The history of Big Data traces its origin to 1940s; the earliest documented use of the term “information explosion” and today we have Big Data explosion in geography (geospatial data).
Big data is a broad term for data sets so large or complex that traditional data processing applications are inadequate (Wikipedia). Paleolithic petroglyphs to modern data centers, the human race has always dealt with information. With technology innovation, Moore’s law is becoming irrelevant and Parkinson's Law of Data; “Data expands to fill the space available for storage” is resulting in information overflow or so called Big Data.
The world of Big Data is unfolding dramatically right before us from the amount of data being generated to the way in which it is structured and used. Despite the ever growing interest on “Big Data”, we surprisingly hear little about “Big Geospatial Data.” Nevertheless geospatial data has always been “Big Data”. Thanks to the advancements in geospatial data collection or acquisition such as satellite, remote sensing, global navigation satellite systems, aerial surveys using photographic / digital cameras, sensor networks, LiDAR and now Internet of Things (IoTs), is leading to exponential growth in volume of geospatial data. Big (Geospatial) Data exceeding capacity of current computing systems, presents its own set of opportunities and challenges. Examples of Big (Geospatial) Data include, but not limited to earth observation data, sensor data, location information, spatio-temporal data; which are key inputs for real time monitoring and management class of geospatial applications.
Organisations that generate and or consume geospatial data, suddenly find themselves swimming in so much data that they don't know what to do with them, besides faced with challenges such as capture, query, analysis, visualization, and dissemination of this data.
Contrary to the notion that Big (Geospatial) Data is just about handling lot more data (both structured and un-structured) requiring sophisticated data storage systems, organisations embracing Big (Geospatial) Data fail to take note that, it is also about handling
Volume: unprecedented growth in data volumes
Velocity: rapid increase in the velocity or speed of data creation (generation)
Variety: extension in the variety of data types to be handled
Big (Geospatial) Data is more specifically concerned with the advancing speed in which new information, from an increasing number of diverse data sources and types, confront organisations trying to embrace Big (Geospatial) Data.
As with any Big Data, the three V’s: Volume, Velocity and Variety are the critical challenges with Big (Geospatial) Data as well. With efficient handling of these three V’s or “Small Things of Big (Geospatial) Data”, organisations embracing Big (Geospatial) Data is sure to reap the full benefits.
With FME (Feature Manipulation Engine), the industry standard in spatial data transformation technology, from Safe Software Inc., Canada you are in “Safe” hands for a reliable handshake with the ever growing Big (Geospatial) Data universe.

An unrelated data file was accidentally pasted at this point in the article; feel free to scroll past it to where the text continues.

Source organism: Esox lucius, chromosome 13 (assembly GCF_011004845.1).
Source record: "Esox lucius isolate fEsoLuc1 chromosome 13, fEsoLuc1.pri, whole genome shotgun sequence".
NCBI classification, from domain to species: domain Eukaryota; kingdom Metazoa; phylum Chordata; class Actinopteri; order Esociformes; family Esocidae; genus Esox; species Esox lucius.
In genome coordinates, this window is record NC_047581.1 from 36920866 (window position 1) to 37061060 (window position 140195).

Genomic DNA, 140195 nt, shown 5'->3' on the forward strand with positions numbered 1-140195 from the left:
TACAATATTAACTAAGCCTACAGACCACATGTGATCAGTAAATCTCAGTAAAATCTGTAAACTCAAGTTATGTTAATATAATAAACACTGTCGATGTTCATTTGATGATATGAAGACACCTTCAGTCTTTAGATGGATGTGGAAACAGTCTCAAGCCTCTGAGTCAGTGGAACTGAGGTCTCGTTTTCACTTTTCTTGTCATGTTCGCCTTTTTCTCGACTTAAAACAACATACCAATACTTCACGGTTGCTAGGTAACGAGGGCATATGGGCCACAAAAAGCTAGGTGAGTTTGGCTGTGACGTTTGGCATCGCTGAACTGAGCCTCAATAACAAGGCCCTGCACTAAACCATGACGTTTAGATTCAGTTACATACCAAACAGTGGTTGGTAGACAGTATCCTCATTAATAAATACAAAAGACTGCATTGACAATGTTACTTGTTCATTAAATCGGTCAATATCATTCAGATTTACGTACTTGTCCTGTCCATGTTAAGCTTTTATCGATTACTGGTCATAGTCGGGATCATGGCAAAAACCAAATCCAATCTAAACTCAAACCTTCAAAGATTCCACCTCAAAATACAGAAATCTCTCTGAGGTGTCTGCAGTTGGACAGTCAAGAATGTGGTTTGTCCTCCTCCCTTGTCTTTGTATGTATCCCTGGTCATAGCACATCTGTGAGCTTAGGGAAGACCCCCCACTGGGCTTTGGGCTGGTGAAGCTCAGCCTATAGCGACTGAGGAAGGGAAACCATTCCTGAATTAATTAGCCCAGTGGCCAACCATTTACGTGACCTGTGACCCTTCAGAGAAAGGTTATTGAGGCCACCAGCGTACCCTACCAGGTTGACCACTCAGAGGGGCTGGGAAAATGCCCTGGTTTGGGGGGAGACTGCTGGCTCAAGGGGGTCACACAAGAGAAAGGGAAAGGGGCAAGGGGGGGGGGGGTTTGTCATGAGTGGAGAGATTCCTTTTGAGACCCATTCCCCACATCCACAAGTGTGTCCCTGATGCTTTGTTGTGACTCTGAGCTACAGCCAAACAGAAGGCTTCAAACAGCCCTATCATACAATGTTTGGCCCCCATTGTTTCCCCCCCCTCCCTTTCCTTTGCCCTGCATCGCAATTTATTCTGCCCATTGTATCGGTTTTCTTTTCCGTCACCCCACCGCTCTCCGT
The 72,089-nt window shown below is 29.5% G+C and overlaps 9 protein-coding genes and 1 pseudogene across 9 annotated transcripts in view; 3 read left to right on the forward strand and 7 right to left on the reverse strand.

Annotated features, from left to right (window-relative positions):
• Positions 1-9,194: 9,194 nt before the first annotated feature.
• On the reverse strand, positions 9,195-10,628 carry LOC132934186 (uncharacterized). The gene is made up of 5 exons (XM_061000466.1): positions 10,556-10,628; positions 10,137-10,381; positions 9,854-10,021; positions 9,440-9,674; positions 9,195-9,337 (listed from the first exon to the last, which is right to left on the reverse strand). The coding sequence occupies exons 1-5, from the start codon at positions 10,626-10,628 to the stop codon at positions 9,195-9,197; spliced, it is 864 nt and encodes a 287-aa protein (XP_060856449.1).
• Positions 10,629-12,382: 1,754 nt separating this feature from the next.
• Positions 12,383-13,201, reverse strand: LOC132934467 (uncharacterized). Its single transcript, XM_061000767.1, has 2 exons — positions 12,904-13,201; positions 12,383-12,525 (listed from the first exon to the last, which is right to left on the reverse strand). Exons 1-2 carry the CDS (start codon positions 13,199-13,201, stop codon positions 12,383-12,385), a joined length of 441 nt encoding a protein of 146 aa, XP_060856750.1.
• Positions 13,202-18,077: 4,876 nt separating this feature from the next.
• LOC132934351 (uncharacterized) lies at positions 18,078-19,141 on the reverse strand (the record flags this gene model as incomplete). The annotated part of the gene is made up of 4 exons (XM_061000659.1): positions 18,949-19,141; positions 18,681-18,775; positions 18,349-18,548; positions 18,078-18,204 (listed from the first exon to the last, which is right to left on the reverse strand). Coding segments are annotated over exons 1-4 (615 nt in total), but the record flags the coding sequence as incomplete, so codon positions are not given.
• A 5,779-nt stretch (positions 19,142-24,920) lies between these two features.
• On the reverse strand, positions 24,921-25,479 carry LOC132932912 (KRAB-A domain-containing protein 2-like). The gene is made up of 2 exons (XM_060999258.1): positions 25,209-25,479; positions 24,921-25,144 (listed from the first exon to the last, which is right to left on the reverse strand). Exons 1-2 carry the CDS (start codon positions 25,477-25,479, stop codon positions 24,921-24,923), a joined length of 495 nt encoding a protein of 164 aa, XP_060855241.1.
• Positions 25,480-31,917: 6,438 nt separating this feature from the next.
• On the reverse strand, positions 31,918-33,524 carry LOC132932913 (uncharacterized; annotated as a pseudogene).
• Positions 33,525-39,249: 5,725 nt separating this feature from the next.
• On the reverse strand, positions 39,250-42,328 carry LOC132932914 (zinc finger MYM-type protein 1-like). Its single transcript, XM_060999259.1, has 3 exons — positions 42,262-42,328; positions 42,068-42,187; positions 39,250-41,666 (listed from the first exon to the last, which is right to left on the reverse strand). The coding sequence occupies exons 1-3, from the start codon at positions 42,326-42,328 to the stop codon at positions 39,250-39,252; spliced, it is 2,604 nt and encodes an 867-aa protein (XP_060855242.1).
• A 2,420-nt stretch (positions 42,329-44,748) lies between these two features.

Volume: With support for several Big Data applications, FME eases the process of migration of voluminous (Volume) legacy or existing data of different types and models from/ to Big Data services or solutions.
Velocity: There is so much of geospatial and non-geospatial data today available for use immediately or in real time as soon as it is collected. In order for such real time data to be of any use, it requires suitable systems in place, to handle the advancing speed in which new information floods the system, from an increasing number of diverse data sources and types. FME’s real-time processing functionality has the ability to immediately respond to events and trigger different FME actions to ensure real-time data is delivered exactly how it's needed in actual real-time.
Variety: FME’s exceptional data conversion, transformation, integration, validation and migration capabilities together with support for 345+ data sources such as BIM/ CAD/ Database/ GIS/ LiDAR/ Raster/ Vector/ Web/ XML/ Sensor file formats and data model barriers; can help organisations solve Big (Geospatial) Data challenges with ease.
With one powerful integration engine and three ways to deploy: FME Desktop, FME Server and FME Cloud, keep ahead of evolving Big (Geospatial) Data, while addressing the three critical V’s or “Small Things of Big (Geospatial) Data”. While FME Desktop lets you connect and transform data in limitless ways, FME Server provides enterprise-level access to FME's powerful capabilities. FME Cloud is the hosted version of FME Server with no hardware required.
Despite several challenges posed by Big (Geospatial) Data, it has the potential to improve operations and make quicker and intelligent decisions. Big (Geospatial) Data when converted, transformed, shared and or integrated appropriately using a platform like FME, can help organisations gain useful insight to increase revenues, better manage its assets and improve operations geospatially, not just in a BIG way but also in a “Safe” way!